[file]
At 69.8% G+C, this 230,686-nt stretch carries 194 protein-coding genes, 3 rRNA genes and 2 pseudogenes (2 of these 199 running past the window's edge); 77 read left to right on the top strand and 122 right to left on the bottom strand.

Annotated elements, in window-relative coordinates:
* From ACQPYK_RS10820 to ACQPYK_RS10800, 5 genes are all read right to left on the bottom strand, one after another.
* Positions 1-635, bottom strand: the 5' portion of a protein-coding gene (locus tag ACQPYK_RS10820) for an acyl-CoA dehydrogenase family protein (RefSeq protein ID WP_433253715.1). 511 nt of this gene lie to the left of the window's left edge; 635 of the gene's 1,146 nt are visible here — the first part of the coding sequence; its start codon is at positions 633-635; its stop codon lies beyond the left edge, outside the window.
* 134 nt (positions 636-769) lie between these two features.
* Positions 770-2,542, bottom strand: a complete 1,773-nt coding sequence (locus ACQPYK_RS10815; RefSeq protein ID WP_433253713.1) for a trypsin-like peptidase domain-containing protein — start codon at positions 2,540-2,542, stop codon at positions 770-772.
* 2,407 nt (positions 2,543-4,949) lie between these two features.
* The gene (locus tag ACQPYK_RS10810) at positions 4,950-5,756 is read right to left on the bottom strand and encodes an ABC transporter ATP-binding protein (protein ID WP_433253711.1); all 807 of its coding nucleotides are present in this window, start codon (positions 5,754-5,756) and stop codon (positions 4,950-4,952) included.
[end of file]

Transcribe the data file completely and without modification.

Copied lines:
At 69.8% G+C, this 230,686-nt stretch carries 194 protein-coding genes, 3 rRNA genes and 2 pseudogenes (2 of these 199 running past the window's edge); 77 read left to right on the top strand and 122 right to left on the bottom strand.

Annotated elements, in window-relative coordinates:
* From ACQPYK_RS10820 to ACQPYK_RS10800, 5 genes are all read right to left on the bottom strand, one after another.
* Positions 1-635, bottom strand: the 5' portion of a protein-coding gene (locus tag ACQPYK_RS10820) for an acyl-CoA dehydrogenase family protein (RefSeq protein ID WP_433253715.1). 511 nt of this gene lie to the left of the window's left edge; 635 of the gene's 1,146 nt are visible here — the first part of the coding sequence; its start codon is at positions 633-635; its stop codon lies beyond the left edge, outside the window.
* 134 nt (positions 636-769) lie between these two features.
* Positions 770-2,542, bottom strand: a complete 1,773-nt coding sequence (locus ACQPYK_RS10815; RefSeq protein ID WP_433253713.1) for a trypsin-like peptidase domain-containing protein — start codon at positions 2,540-2,542, stop codon at positions 770-772.
* 2,407 nt (positions 2,543-4,949) lie between these two features.
* The gene (locus tag ACQPYK_RS10810) at positions 4,950-5,756 is read right to left on the bottom strand and encodes an ABC transporter ATP-binding protein (protein ID WP_433253711.1); all 807 of its coding nucleotides are present in this window, start codon (positions 5,754-5,756) and stop codon (positions 4,950-4,952) included.